# Most general form of Lagrangian only with respect to Galilean invariance

Let us assume we are doing classical one point particle mechanics. Assume that the least action principle holds. Also, assume that Lagrangian $$L$$ is a function only of coordinate $$x$$, its derivative $$\dot{x}$$ and time $$t$$. Then by the principle, we know that the following differential equation gives the equation of motion for a particle.

$$\frac{\partial}{\partial x} L(x, \dot{x}, t) = \frac{d}{dt} \frac{\partial}{\partial \dot{x}} L(x, \dot{x}, t)$$

Now assume that whenever $$\phi(t)$$ is a solution for this differential equation then $$\phi(t) + vt$$ is a solution as well. Here, $$v$$ is assumed to be constant but arbitrary.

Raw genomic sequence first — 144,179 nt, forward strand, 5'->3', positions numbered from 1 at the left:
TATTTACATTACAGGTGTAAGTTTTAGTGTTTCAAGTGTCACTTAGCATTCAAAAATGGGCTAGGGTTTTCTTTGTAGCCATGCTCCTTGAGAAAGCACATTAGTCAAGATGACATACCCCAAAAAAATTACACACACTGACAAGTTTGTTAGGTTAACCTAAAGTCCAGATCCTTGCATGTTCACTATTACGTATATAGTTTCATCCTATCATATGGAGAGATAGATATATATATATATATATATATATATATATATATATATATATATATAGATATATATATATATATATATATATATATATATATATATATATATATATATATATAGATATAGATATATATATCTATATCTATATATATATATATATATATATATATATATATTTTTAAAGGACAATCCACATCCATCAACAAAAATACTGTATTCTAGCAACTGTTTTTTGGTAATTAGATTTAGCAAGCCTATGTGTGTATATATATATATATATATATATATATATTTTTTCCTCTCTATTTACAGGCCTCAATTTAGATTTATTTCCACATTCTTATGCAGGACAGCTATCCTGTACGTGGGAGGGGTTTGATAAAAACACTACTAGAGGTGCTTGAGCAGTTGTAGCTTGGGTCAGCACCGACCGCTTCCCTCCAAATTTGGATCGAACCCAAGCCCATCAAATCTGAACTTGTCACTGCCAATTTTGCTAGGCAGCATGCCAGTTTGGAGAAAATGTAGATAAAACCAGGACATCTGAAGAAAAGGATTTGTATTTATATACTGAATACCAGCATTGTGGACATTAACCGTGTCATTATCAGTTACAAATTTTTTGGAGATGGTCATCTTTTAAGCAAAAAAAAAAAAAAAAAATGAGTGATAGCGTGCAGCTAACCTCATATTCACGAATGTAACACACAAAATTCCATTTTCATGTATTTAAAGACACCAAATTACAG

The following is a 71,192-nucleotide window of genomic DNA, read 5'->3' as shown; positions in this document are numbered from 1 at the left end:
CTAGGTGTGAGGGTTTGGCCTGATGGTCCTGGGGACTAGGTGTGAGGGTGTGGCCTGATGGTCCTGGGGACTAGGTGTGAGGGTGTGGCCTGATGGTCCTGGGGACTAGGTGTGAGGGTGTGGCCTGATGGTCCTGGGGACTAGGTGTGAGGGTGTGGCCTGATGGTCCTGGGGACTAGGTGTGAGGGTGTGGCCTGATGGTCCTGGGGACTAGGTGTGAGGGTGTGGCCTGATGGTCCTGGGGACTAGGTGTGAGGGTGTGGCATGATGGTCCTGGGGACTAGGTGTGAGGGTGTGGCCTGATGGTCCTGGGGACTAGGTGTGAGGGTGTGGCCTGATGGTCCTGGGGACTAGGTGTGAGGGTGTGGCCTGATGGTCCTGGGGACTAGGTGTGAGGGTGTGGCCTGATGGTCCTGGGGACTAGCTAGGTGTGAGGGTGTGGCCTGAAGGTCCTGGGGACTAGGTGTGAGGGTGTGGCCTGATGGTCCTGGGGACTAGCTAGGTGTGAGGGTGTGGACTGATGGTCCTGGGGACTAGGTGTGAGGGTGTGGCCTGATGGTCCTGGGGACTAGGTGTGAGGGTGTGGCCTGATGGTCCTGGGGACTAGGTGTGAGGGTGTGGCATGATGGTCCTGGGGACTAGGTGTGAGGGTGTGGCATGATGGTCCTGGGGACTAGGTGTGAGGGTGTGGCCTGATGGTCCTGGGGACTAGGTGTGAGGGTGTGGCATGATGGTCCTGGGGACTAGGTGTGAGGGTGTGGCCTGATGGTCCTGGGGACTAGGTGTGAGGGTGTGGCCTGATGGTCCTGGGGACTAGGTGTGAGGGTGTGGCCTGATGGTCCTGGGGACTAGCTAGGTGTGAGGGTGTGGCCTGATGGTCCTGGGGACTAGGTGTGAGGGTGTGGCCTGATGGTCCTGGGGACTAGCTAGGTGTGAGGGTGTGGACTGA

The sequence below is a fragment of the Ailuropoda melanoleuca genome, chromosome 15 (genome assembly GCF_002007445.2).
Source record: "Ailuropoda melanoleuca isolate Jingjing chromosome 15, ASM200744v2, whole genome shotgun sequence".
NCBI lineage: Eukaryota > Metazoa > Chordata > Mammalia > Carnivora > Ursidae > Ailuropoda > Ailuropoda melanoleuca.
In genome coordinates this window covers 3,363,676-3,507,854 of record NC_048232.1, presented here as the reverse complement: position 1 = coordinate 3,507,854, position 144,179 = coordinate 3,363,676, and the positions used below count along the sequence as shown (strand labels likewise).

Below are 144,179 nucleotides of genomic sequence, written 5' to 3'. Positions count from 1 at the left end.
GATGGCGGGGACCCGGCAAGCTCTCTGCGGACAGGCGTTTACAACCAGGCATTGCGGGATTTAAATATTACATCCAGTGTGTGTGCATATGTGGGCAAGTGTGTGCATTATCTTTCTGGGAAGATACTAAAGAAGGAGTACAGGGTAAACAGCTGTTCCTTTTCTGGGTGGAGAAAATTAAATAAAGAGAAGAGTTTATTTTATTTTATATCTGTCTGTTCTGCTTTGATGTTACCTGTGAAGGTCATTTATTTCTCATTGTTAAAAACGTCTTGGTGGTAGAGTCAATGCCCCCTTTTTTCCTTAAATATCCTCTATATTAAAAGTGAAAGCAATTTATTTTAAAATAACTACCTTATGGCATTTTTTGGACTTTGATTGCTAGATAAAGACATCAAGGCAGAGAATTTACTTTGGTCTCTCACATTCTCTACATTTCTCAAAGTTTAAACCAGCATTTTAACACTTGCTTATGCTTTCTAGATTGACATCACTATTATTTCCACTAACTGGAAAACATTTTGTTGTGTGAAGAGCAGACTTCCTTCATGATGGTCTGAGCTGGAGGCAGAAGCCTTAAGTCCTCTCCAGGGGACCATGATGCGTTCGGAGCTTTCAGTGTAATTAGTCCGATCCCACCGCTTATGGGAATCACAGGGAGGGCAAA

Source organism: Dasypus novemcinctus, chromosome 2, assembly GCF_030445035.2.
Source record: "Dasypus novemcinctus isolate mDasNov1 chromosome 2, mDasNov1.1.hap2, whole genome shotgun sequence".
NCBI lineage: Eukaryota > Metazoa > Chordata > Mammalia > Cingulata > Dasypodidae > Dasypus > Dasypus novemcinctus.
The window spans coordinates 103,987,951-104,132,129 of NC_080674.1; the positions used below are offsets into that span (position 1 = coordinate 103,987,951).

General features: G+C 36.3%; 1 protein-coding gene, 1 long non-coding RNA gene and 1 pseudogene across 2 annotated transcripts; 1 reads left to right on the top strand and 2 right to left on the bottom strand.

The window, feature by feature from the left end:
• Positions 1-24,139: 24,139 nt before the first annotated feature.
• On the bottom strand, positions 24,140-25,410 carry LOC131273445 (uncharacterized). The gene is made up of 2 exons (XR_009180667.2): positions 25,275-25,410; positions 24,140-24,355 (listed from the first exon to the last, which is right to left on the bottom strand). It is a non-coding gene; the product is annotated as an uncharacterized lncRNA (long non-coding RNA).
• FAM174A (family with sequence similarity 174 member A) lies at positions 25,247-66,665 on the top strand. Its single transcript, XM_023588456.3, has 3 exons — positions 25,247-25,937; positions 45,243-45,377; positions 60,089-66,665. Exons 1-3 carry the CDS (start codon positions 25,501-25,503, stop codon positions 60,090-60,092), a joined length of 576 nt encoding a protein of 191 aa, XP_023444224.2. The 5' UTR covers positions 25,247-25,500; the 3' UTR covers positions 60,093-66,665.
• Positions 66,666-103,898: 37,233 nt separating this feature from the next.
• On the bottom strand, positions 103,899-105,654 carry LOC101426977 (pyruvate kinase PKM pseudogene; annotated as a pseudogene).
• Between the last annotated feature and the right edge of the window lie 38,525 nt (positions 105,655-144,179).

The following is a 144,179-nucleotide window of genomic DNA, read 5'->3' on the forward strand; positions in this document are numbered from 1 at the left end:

What can be said about functional dependence of $$L$$ on $$x, \dot{x}, t$$?

• @Daniels Krimans have transformation from cartesian coordinates $(x,\dot{x},t)$ in an inertial frame to some general coordinates $(x'(x,\dot{x},t),\dot{x}'(x,\dot{x},t),t)$. The Galilean relativity tells you that lagrangian of boosted inertial frame differs from not boosted at most by total time derivative. Does this imply $L(x',\dot{x}'+v',t)-L(x',\dot{x}',t)$ is still total time derivative? I dont think so, because when you transfer back, the $v'$ term will not transfer back to simple added constant. So you need to start from an inertial frame in which (cont.) – Umaxo Jun 9 at 5:57
• @Daniels Krimans (cont.) space is homogeneous and isotropic and time is homogenenous. So you need lagrangian with this symmetry in an appropriate coordinates to use galilean relativity in a form of addition of constant to velocity. But this symmetry holds only for free particle, not in general from which you get free particle lagrangian to be proportional to $\dot{x}^2$ and nothing else (check mentioned landaus mechanics). – Umaxo Jun 9 at 6:04